By Elsa Tranter
Photo credit: Cory Weaver / San Francisco Opera
San Francisco Opera has scored another winner in this production of one of Gaetano Donizetti’s Tudor Trilogy operas (the other two are “Anna Bolena” and “Maria Stuarda”). These three operas, written in the early 19th century about Queen Elizabeth I and the people around her, were popular in their time, even though they were not at all historically accurate. However, the bel canto style of singing, which these (and other operas) represent, had fallen out of favor with American audiences of the 20th century until the great soprano Beverly Sills undertook to sing all three for the New York City Opera in the 1970s. Such was her style, charm and virtuosic singing voice that she started a revival that has continued into the 21st century. (However she has said that playing these three queens took years off her singing life). We can only be grateful that the operas remain in the repertoire and, as in this production, with this cast, bring a splendid night of singing to those lucky enough to see them. This is only San Francisco’s second-ever production of this opera, partly because of the difficulty in finding a soprano who can get through such a challenging role. The last time it played here was in 1979, with Montserrat Caballé in the title role (though she withdrew due to illness after the first performance, leaving her cover, local soprano Ellen Kerrigan, to complete the run).
Roberto Devereux was the nephew of one of Elizabeth's early suitors (and therefore much younger than she; as the opera plays out she is in love with him). He (of course—it’s opera) was in love with one of her ladies in waiting, Sara who, while he was away fighting the Queen’s battles, was forced to marry the Duke of Nottingham, although she didn’t love him. So the lines of conflict and tragedy are laid out and unfolded in beautiful aria after aria.
Singing Queen Elizabeth is the world-famous American soprano Sondra Radvanovsky (who recently sang all three Queen operas at the Met). She has such stage presence that she can go from haughty and regal sovereign to aging (and almost bald) pitiful lovelorn woman and still keep our attention and our sympathy (and sing challenging music seemingly without effort. She has a grand and glorious voice and is a most moving actress.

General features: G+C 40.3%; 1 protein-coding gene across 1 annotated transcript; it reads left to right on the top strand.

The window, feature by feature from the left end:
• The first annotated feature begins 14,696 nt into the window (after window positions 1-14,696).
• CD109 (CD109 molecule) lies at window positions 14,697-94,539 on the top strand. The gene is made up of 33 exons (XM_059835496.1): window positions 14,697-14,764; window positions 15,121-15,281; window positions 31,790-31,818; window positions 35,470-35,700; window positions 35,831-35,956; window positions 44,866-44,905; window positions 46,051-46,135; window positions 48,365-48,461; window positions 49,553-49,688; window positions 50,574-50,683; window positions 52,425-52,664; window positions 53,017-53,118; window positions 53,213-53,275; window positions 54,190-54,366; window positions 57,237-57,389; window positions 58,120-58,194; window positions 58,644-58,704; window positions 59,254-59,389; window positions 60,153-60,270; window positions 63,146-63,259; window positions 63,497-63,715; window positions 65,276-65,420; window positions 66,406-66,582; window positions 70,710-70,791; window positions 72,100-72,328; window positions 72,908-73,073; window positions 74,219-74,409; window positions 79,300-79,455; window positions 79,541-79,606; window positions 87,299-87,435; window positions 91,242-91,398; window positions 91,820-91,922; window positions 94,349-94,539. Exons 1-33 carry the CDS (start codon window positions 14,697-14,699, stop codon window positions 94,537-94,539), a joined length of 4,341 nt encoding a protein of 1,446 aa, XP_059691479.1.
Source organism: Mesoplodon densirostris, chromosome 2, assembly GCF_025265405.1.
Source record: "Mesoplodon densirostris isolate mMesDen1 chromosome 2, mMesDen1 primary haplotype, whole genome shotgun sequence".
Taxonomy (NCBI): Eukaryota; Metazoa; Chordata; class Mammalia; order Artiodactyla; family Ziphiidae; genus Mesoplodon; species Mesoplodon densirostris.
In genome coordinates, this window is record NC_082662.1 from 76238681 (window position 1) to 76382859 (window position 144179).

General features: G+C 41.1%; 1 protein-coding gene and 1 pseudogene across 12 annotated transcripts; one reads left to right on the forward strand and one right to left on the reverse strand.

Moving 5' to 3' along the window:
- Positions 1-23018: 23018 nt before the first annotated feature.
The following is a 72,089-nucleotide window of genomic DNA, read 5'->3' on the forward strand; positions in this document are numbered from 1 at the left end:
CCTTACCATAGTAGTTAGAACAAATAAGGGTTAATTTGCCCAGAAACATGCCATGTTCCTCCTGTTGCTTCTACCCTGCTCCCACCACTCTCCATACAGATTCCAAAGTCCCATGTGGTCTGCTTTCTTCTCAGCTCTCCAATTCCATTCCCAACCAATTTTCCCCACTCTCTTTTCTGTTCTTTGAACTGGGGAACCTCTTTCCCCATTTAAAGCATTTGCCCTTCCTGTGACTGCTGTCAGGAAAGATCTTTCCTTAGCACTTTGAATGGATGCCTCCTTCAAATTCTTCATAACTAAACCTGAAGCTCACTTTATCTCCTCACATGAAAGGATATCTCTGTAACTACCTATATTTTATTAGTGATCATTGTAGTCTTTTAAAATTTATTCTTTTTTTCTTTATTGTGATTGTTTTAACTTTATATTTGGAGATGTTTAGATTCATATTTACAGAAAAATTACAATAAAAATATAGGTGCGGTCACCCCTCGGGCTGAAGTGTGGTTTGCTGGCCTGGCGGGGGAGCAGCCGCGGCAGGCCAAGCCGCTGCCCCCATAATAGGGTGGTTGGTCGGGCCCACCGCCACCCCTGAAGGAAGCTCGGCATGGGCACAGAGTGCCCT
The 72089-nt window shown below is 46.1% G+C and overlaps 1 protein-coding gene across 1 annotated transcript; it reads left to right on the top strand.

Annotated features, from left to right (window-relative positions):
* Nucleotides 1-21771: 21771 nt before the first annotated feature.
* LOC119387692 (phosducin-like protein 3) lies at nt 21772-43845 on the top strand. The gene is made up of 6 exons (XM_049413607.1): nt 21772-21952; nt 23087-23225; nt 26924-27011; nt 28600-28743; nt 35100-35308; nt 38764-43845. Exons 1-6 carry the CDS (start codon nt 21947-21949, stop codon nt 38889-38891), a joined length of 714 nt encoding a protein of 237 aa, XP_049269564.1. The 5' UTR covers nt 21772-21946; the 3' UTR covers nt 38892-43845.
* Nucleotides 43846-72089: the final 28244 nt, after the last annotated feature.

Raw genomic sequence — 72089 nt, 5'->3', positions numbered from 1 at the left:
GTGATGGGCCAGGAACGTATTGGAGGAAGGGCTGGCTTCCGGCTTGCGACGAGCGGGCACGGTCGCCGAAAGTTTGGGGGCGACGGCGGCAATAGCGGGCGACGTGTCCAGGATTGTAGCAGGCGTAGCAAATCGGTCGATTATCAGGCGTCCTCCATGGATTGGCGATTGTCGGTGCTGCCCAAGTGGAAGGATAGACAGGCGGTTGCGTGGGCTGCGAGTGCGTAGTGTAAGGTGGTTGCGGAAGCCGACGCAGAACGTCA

Her lady-in-waiting, Sara, Duchess of Nottingham, was sung by American mezzo-soprano Jamie Barton, whose voice soared with power and passion. Her romantic plight was very sad and she sang her heart out in a totally convincing way. The title character, Robert, Earl of Essex, is played by American tenor Russell Thomas. He was stuck in the middle—loved by two women, in love with one of them but loyal to the other (his Queen). He did a reasonable job and sang well, especially in the duets, but his energy and acting weren’t quite up to the high standard that the two women set in this production. Romanian-American baritone and current San Francisco Opera Adler fellow Andrew Manea was excellent in the role of the Duke of Nottingham (husband of the unfortunate Sara). He was a last minute fill-in for Artur Rucinski who was recently injured. Additional participants in the drama included two other Adler fellows: Amitai Pati, a rising New Zealand tenor, as Lord Cecil; and American bass-baritone Christian Pursell, as Sir Walter Raleigh.
English Director Stephen Lawless brought his considerable skill to the task of staging this production, with the help of the late set designer Benoit Dugardyn (a frequent collaborator with Lawless). Costume designer Ingeborg Benerth and lighting designer Christopher Akerlind completed the creative team. The major set was a stunning Globe theater, quite in keeping with the themes of the opera. The staging was generally satisfying, but there seemed an excess of business at times. This seems to be a theme for this season so far—to me if felt like there always had to be a lot of action or the audience would get bored (forgetting that the main reason for being in the opera house is for the music).
The costumes were mostly suitable, although Roberto looked awkwardly out of place in beige and white stripes, black leather pants and a red vest— (at least to me). And the ladies of the court had overly awkward hoop skirted dresses, which called attention to themselves unnecessarily.
The San Francisco Opera Orchestra was conducted with vigor and power by Italian Riccardo Frizza, who has visited in past years. The players responded well to his direction and played to their usual high standard. The opera chorus under the ever-perfect leadership of Ian Robertson, filled the stage when required.
It was a breathtaking evening of bel canto at its best and a rare treat for opera-goers who thrill to this kind of performance.
Elsa Tranter is a Bostonian who has lived in Berkeley for over 40 years and has been an opera goer for most of those years. She worked as a graduate student adviser at UC Berkeley and still attends Cal Performances regularly. Her favorite composer is Wagner and her favorite opera is Tristan und Isolde.